Talking about child poverty

Written by: Karen Sullivan | Published:
Image: iStock

The impact of poverty on children and their education is devastating. Karen Sullivan looks at the challenges that deprived families face

It is a subject that rears its shameful head far too often, which is why, perhaps, we should continue to mention it.

We should continue to talk about poverty, and it’s daily implications for students. About the fact that it’s not getting any better; that austerity and other cuts have made earning a living extremely hard for hundreds of thousands of parents. About the fact that children caught in the “poverty trap” face daily challenges and often embarrassment and heartbreak. These challenges leave lasting scars.

My 14-year-old son has a friend who has just been given his very first pair of football boots. He’s played rugby and football for his school since he was in primary, and he’s never owned a pair.

His parents probably don’t even fall into the band of the seriously impoverished, but there is no spare money. Sometimes he has money for lunch, sometimes he doesn’t.

He is not alone, and he’s one of the children of cash-poor working families who are ineligible for support, and whose parents suffer the deep horror and indignity of being unable to clothe and feed their children.

When I went online to put money on my son’s school fob, a list of trips came up, with the opportunity to pay for part or all of the costs, via the parent pay system. We agreed last year that he would take part in one of these, at a cost of £500, spread across 10 months. If he did them all, we’d be looking at about £3,000. Some children cannot do any. They can’t afford the year-end trip to an amusement park, or even the end-of-season meal with the rugby team. I’ve heard them brush-off these events, as if they really didn’t want to go. It’s heartbreaking and wrong in so many ways.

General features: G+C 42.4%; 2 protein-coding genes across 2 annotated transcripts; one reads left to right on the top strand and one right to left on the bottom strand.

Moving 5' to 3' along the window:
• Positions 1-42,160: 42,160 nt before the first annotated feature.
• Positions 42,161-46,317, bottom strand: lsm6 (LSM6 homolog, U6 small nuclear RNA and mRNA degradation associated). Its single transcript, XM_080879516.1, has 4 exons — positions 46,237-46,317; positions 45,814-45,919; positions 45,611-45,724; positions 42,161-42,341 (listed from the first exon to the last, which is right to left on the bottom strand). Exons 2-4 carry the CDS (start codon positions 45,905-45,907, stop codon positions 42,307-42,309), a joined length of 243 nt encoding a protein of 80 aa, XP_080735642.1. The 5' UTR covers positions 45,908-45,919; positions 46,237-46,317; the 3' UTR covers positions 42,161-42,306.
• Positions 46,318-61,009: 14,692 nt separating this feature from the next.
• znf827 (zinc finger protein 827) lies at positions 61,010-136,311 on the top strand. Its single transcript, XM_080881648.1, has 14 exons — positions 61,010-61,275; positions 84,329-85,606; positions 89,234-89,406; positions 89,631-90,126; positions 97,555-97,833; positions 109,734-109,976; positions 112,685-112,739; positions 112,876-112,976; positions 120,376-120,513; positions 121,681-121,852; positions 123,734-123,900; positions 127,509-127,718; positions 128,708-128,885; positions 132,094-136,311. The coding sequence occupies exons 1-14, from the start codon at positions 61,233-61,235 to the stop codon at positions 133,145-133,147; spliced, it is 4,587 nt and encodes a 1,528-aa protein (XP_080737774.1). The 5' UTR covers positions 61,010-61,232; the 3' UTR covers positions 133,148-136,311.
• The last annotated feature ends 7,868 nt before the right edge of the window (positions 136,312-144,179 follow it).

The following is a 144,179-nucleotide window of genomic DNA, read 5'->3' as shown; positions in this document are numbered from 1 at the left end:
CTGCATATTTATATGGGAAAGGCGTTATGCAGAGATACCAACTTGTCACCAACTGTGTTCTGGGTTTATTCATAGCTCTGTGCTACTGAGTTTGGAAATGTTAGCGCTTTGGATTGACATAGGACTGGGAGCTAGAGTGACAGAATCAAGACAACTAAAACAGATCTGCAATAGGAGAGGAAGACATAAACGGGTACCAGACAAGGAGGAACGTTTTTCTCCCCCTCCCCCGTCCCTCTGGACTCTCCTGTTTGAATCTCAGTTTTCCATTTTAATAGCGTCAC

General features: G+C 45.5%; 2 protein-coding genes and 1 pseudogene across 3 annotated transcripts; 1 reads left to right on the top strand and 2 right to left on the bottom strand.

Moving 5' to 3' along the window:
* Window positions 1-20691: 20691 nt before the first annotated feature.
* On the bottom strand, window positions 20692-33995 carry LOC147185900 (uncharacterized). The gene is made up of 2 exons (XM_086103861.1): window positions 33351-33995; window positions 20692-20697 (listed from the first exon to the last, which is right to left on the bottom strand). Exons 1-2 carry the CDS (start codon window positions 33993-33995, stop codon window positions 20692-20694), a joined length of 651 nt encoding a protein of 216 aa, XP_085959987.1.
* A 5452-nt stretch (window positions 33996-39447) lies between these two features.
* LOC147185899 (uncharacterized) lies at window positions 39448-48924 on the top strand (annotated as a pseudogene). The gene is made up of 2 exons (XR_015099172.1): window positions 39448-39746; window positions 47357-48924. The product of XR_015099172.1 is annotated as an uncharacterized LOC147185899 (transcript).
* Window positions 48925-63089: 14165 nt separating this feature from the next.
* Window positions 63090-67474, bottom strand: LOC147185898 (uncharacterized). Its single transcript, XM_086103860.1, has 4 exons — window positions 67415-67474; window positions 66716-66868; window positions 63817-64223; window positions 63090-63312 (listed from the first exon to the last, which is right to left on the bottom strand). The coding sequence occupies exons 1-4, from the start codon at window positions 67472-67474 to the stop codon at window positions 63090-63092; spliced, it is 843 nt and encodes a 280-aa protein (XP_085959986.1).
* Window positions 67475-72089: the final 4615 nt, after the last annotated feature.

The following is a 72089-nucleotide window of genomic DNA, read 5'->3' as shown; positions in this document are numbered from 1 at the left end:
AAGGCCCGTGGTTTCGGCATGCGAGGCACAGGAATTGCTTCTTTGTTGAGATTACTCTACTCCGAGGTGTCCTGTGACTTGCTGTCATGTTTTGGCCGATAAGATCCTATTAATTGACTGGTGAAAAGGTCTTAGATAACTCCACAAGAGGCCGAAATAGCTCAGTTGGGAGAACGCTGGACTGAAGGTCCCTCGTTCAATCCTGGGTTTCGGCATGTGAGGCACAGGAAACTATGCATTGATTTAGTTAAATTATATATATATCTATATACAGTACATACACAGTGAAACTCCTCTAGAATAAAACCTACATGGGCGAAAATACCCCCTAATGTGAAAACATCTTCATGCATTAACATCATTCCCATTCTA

There are, at present, four million children living in poverty in the UK. To put that into perspective, that’s roughly nine in every 30-strong classroom. The Institute for Fiscal Studies estimates that this figure will reach five million in 2021. According to the Children’s Society, the rise in child poverty has increased for the third year running, and it is at its highest level since the start of the decade – and 67 per cent of these children have at least one parent at work.

Most of us will have seen the survey by the Child Poverty Action Group and the National Education Union, published in April: 60 per cent of the 900 teachers who took part agreed that poverty had become worse since 2015.

Headteachers from deprived areas confirm that they are providing basic services, such as buying and washing uniforms or purchasing food, clothing and even tampons and shoes for children. Some have given emergency loans to parents and thrust lunch money into the hands of desperate children. Fifty-five percent of those surveyed said that free school meals don’t come close to meeting the genuine needs of poorer children.